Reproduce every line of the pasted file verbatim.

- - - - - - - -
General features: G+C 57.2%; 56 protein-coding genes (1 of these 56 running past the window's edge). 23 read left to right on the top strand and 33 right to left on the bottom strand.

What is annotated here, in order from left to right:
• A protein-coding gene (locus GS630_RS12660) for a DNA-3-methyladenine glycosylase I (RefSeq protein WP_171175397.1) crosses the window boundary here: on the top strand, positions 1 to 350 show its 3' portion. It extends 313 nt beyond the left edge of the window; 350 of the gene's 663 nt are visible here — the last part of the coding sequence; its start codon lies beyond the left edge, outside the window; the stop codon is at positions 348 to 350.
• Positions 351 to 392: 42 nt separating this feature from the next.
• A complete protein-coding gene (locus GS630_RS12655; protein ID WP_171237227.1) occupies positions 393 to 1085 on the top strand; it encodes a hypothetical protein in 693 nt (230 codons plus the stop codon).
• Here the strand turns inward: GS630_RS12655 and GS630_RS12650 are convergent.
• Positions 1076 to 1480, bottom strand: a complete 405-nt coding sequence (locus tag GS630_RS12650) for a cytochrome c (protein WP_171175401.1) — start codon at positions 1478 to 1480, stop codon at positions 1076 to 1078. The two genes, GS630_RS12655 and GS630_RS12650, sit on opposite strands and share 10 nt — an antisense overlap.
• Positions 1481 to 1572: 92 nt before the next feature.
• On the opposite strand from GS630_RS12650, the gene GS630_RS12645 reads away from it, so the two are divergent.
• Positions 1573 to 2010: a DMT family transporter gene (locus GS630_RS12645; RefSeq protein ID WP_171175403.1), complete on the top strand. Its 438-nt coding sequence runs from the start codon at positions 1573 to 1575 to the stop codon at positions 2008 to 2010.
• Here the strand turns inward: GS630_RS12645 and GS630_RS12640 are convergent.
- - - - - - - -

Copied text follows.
General features: G+C 57.2%; 56 protein-coding genes (1 of these 56 running past the window's edge). 23 read left to right on the top strand and 33 right to left on the bottom strand.

What is annotated here, in order from left to right:
• A protein-coding gene (locus GS630_RS12660) for a DNA-3-methyladenine glycosylase I (RefSeq protein WP_171175397.1) crosses the window boundary here: on the top strand, positions 1 to 350 show its 3' portion. It extends 313 nt beyond the left edge of the window; 350 of the gene's 663 nt are visible here — the last part of the coding sequence; its start codon lies beyond the left edge, outside the window; the stop codon is at positions 348 to 350.
• Positions 351 to 392: 42 nt separating this feature from the next.
• A complete protein-coding gene (locus GS630_RS12655; protein ID WP_171237227.1) occupies positions 393 to 1085 on the top strand; it encodes a hypothetical protein in 693 nt (230 codons plus the stop codon).
• Here the strand turns inward: GS630_RS12655 and GS630_RS12650 are convergent.
• Positions 1076 to 1480, bottom strand: a complete 405-nt coding sequence (locus tag GS630_RS12650) for a cytochrome c (protein WP_171175401.1) — start codon at positions 1478 to 1480, stop codon at positions 1076 to 1078. The two genes, GS630_RS12655 and GS630_RS12650, sit on opposite strands and share 10 nt — an antisense overlap.
• Positions 1481 to 1572: 92 nt before the next feature.
• On the opposite strand from GS630_RS12650, the gene GS630_RS12645 reads away from it, so the two are divergent.
• Positions 1573 to 2010: a DMT family transporter gene (locus GS630_RS12645; RefSeq protein ID WP_171175403.1), complete on the top strand. Its 438-nt coding sequence runs from the start codon at positions 1573 to 1575 to the stop codon at positions 2008 to 2010.
• Here the strand turns inward: GS630_RS12645 and GS630_RS12640 are convergent.